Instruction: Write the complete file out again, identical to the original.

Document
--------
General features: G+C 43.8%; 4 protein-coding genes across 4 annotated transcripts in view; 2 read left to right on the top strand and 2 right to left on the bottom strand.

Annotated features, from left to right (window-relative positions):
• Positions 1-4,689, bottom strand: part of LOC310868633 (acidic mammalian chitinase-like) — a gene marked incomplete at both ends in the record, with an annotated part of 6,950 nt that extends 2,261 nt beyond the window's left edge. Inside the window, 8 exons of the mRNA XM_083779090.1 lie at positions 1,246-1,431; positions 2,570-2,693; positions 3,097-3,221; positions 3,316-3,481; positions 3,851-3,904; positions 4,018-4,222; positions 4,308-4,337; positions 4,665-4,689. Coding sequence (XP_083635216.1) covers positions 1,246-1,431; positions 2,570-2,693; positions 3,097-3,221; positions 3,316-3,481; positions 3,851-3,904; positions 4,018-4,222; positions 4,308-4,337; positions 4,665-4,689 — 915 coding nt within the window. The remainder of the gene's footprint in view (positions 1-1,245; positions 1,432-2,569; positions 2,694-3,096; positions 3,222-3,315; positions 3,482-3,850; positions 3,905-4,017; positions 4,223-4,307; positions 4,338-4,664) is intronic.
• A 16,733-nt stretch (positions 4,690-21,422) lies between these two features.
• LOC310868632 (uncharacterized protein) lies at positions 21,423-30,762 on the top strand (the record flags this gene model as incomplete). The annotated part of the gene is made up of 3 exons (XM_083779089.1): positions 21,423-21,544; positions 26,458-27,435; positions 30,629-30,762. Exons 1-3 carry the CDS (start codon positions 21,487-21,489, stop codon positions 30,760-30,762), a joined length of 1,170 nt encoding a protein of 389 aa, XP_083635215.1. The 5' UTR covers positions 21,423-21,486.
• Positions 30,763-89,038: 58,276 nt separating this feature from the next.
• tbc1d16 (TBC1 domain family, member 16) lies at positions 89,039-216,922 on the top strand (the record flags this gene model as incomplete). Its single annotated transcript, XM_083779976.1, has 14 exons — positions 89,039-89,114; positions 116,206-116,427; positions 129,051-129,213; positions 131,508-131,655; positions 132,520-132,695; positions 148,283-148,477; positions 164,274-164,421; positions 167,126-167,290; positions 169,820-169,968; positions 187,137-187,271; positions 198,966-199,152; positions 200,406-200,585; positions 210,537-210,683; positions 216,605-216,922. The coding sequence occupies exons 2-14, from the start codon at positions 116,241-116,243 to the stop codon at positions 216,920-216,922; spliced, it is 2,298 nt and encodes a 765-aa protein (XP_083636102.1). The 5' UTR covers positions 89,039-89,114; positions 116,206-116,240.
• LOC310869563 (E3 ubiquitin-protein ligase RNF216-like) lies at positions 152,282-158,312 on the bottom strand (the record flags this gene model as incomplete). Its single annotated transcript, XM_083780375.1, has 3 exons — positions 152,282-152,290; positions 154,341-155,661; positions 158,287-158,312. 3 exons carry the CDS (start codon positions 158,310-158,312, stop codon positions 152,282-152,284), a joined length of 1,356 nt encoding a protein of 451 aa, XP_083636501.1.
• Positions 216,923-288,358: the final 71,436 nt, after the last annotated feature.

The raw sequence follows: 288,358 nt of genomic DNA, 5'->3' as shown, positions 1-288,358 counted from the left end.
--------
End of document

General features: G+C 43.8%; 4 protein-coding genes across 4 annotated transcripts in view; 2 read left to right on the top strand and 2 right to left on the bottom strand.

Annotated features, from left to right (window-relative positions):
• Positions 1-4,689, bottom strand: part of LOC310868633 (acidic mammalian chitinase-like) — a gene marked incomplete at both ends in the record, with an annotated part of 6,950 nt that extends 2,261 nt beyond the window's left edge. Inside the window, 8 exons of the mRNA XM_083779090.1 lie at positions 1,246-1,431; positions 2,570-2,693; positions 3,097-3,221; positions 3,316-3,481; positions 3,851-3,904; positions 4,018-4,222; positions 4,308-4,337; positions 4,665-4,689. Coding sequence (XP_083635216.1) covers positions 1,246-1,431; positions 2,570-2,693; positions 3,097-3,221; positions 3,316-3,481; positions 3,851-3,904; positions 4,018-4,222; positions 4,308-4,337; positions 4,665-4,689 — 915 coding nt within the window. The remainder of the gene's footprint in view (positions 1-1,245; positions 1,432-2,569; positions 2,694-3,096; positions 3,222-3,315; positions 3,482-3,850; positions 3,905-4,017; positions 4,223-4,307; positions 4,338-4,664) is intronic.
• A 16,733-nt stretch (positions 4,690-21,422) lies between these two features.
• LOC310868632 (uncharacterized protein) lies at positions 21,423-30,762 on the top strand (the record flags this gene model as incomplete). The annotated part of the gene is made up of 3 exons (XM_083779089.1): positions 21,423-21,544; positions 26,458-27,435; positions 30,629-30,762. Exons 1-3 carry the CDS (start codon positions 21,487-21,489, stop codon positions 30,760-30,762), a joined length of 1,170 nt encoding a protein of 389 aa, XP_083635215.1. The 5' UTR covers positions 21,423-21,486.
• Positions 30,763-89,038: 58,276 nt separating this feature from the next.
• tbc1d16 (TBC1 domain family, member 16) lies at positions 89,039-216,922 on the top strand (the record flags this gene model as incomplete). Its single annotated transcript, XM_083779976.1, has 14 exons — positions 89,039-89,114; positions 116,206-116,427; positions 129,051-129,213; positions 131,508-131,655; positions 132,520-132,695; positions 148,283-148,477; positions 164,274-164,421; positions 167,126-167,290; positions 169,820-169,968; positions 187,137-187,271; positions 198,966-199,152; positions 200,406-200,585; positions 210,537-210,683; positions 216,605-216,922. The coding sequence occupies exons 2-14, from the start codon at positions 116,241-116,243 to the stop codon at positions 216,920-216,922; spliced, it is 2,298 nt and encodes a 765-aa protein (XP_083636102.1). The 5' UTR covers positions 89,039-89,114; positions 116,206-116,240.
• LOC310869563 (E3 ubiquitin-protein ligase RNF216-like) lies at positions 152,282-158,312 on the bottom strand (the record flags this gene model as incomplete). Its single annotated transcript, XM_083780375.1, has 3 exons — positions 152,282-152,290; positions 154,341-155,661; positions 158,287-158,312. 3 exons carry the CDS (start codon positions 158,310-158,312, stop codon positions 152,282-152,284), a joined length of 1,356 nt encoding a protein of 451 aa, XP_083636501.1.
• Positions 216,923-288,358: the final 71,436 nt, after the last annotated feature.

The raw sequence follows: 288,358 nt of genomic DNA, 5'->3' as shown, positions 1-288,358 counted from the left end.